Friday, May 3, 2019

Citizen Science Day BioBlitz 2019

On Saturday, April 20, local volunteers gathered at Port Townsend Marine Science Center to conduct the second annual BioBlitz of Fort Worden State Park in celebration of both Citizen Science Day and Earth Day.

A BioBlitz is a 24-hour intensive study that aims to document as many species as possible for a given area. Our goal was to find and identify as many plants, birds, mammals, invertebrates, fungi and more as we could during the event.

Pacific blood star (photo by Wendy Feltham)

All of this was made possible with the use of iNaturalist. iNaturalist is a social network for naturalists, and it allows its users to document and upload sightings of any living thing that they encounter in the wild. Anyone can click on these observations to view photos as well as see where and when it was observed. Other users can also suggest identifications, which is very helpful when the person uploading the observation doesn’t recognize what they saw.

Rockweed (photo by Wendy Feltham)

Using the iNaturalist mobile app, volunteers photographed, identified and uploaded every living organism they encountered in Fort Worden to our iNaturalist project page, which is available for anyone to view online here.

All members of the public were welcome to attend. This year we had 22 participants, many of which were local students from Port Townsend High School. It was wonderful to have them all become engaged in citizen science and discover more about the organisms that live in their local area.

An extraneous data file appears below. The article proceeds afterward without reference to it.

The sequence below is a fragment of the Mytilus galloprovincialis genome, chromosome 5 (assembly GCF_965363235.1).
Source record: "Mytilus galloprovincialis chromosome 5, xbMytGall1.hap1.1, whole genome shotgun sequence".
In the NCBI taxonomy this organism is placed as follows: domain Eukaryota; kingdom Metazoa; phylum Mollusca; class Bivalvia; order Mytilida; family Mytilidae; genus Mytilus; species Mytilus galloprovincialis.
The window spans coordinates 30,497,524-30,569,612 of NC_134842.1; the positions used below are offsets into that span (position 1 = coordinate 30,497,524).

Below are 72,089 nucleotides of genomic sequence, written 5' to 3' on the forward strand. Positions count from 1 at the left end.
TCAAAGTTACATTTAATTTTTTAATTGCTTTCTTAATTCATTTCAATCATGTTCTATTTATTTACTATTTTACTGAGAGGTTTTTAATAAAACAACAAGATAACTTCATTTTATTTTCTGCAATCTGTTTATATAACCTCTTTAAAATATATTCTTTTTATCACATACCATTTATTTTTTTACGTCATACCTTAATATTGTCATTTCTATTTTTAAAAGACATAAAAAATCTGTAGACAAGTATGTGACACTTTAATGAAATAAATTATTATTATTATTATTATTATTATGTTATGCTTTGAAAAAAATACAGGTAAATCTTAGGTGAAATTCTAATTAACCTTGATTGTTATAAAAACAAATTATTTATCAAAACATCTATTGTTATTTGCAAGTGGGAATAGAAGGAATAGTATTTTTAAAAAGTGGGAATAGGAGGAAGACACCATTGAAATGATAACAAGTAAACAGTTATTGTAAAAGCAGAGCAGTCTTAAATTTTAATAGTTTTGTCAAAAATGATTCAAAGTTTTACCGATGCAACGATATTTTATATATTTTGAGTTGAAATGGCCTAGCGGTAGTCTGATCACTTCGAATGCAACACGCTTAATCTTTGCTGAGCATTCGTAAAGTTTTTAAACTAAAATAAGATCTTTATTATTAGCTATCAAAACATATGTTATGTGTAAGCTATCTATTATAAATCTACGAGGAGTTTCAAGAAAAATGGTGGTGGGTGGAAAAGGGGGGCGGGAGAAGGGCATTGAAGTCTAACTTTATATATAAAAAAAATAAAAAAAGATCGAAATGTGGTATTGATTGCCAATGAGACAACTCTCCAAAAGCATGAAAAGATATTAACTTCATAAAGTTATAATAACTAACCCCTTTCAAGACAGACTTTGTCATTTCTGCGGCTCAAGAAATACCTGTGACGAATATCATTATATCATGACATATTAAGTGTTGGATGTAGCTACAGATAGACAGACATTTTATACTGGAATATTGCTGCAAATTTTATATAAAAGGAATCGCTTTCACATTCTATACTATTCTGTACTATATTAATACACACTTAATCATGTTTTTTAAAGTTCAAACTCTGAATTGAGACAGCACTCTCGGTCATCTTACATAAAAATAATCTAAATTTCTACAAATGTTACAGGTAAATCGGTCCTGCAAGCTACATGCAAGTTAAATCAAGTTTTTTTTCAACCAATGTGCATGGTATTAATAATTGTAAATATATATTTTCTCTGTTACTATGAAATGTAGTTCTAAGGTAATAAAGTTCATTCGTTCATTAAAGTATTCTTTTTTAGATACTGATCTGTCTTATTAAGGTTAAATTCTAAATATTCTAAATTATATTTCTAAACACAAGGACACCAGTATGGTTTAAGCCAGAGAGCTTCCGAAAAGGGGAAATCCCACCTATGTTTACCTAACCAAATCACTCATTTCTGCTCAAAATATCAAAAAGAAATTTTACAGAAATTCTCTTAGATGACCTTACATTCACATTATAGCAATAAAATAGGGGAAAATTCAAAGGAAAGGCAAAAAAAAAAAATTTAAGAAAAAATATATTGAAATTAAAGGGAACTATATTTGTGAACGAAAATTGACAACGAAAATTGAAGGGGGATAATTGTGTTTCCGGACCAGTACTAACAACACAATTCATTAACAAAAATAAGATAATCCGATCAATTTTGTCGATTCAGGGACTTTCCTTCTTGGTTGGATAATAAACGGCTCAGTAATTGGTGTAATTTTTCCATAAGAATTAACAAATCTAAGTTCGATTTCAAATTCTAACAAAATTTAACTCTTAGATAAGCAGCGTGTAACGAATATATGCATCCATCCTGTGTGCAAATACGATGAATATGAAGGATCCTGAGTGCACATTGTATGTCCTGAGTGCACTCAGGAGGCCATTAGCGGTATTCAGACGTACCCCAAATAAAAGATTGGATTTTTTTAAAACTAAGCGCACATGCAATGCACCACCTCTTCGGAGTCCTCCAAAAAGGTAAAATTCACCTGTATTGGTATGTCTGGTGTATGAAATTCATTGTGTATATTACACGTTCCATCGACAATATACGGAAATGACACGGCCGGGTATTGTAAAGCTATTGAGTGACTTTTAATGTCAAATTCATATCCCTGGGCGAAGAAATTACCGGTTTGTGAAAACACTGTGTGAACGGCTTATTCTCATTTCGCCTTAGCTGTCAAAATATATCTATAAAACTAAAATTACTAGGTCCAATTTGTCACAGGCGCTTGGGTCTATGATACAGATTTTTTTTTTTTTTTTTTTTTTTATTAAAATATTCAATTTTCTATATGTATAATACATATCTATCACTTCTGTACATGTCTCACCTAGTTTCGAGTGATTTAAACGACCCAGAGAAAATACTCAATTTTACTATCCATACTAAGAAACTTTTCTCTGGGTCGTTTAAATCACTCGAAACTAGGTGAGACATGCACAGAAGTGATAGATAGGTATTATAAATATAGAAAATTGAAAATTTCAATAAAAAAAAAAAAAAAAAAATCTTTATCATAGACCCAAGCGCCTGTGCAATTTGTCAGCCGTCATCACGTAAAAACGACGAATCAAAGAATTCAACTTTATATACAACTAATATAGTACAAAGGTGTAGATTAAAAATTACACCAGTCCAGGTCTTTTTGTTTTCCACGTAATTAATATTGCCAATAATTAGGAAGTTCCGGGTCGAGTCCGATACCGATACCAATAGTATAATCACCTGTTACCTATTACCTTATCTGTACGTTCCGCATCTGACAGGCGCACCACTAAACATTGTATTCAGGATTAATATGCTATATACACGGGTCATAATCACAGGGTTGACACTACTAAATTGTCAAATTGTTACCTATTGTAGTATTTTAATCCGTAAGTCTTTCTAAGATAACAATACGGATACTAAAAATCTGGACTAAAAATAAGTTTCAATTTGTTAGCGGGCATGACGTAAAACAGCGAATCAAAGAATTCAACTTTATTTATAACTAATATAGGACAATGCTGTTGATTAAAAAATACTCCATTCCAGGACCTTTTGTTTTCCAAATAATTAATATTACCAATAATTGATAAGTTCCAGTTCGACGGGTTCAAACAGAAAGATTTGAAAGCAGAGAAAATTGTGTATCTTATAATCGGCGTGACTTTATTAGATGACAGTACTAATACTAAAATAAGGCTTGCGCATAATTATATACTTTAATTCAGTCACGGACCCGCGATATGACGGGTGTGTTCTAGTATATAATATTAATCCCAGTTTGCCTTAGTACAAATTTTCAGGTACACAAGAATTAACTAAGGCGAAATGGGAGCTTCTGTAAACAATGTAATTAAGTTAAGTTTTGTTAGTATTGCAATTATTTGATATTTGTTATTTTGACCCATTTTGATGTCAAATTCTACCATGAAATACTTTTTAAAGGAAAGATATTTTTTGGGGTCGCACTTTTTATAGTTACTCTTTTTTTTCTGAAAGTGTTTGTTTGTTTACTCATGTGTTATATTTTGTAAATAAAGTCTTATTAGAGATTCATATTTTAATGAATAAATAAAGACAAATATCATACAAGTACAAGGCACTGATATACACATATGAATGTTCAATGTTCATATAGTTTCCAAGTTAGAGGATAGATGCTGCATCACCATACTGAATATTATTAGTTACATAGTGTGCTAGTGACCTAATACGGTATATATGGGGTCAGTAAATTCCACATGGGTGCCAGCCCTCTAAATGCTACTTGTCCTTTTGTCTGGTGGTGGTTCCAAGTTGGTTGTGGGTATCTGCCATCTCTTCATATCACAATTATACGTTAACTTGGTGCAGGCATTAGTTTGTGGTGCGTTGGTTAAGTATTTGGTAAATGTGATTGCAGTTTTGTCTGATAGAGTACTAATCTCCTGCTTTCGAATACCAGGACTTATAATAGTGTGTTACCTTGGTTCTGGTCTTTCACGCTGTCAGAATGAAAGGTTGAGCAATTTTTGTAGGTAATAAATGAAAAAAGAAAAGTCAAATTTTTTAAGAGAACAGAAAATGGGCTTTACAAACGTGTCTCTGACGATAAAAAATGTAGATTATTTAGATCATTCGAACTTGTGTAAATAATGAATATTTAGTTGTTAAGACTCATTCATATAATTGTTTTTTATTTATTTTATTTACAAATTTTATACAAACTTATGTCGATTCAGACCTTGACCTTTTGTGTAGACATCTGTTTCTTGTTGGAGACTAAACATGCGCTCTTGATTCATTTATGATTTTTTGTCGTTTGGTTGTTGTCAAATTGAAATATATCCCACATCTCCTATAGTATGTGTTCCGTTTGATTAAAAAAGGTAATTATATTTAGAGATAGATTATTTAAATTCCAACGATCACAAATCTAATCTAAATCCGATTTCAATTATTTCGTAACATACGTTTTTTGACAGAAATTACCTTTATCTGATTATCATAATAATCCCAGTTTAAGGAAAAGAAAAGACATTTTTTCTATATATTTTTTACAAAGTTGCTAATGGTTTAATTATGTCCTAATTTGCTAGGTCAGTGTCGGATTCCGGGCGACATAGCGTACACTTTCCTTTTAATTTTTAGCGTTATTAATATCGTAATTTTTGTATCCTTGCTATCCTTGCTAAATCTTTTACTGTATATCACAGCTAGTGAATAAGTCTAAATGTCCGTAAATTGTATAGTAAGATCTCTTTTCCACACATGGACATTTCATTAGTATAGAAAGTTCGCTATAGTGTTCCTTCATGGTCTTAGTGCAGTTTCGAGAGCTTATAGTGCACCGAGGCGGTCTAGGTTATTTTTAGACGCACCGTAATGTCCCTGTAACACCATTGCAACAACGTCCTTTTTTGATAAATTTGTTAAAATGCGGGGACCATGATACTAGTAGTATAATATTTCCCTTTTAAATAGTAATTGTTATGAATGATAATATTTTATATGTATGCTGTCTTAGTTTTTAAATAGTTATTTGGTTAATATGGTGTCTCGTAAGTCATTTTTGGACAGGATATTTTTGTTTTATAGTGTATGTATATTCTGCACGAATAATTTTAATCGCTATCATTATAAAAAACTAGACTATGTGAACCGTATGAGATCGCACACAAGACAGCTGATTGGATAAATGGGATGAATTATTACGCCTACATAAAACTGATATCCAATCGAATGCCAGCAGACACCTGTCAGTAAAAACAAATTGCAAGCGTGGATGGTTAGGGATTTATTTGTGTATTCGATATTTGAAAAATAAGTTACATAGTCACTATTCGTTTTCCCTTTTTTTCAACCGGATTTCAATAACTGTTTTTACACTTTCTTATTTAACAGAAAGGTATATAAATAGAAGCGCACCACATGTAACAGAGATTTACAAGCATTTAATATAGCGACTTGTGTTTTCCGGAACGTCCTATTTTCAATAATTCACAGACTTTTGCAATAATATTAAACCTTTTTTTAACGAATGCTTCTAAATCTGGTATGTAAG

A purple shore crab observed by
 Port Townsend High School students (photo by Claudia Garfias)

In total, our participants made 344 observations of 150 different species. Of those 150 species, the three most common groups were plants (62 species), birds (22 species), and mollusks (20 species). The information that we gathered during the BioBlitz will be especially useful to visitors of Fort Worden State Park, as it will give them an idea of what organisms they are likely to find during their visit.

A map displaying all of the observations made during the BioBlitz

Many of the organisms that were observed during the BioBlitz have yet to be identified. If you would like to help us identify these species, or simply get started on making your own observations, go to to sign-up for a free account.

Written by Michael Siddel, Citizen Science Educator AmeriCorps Member

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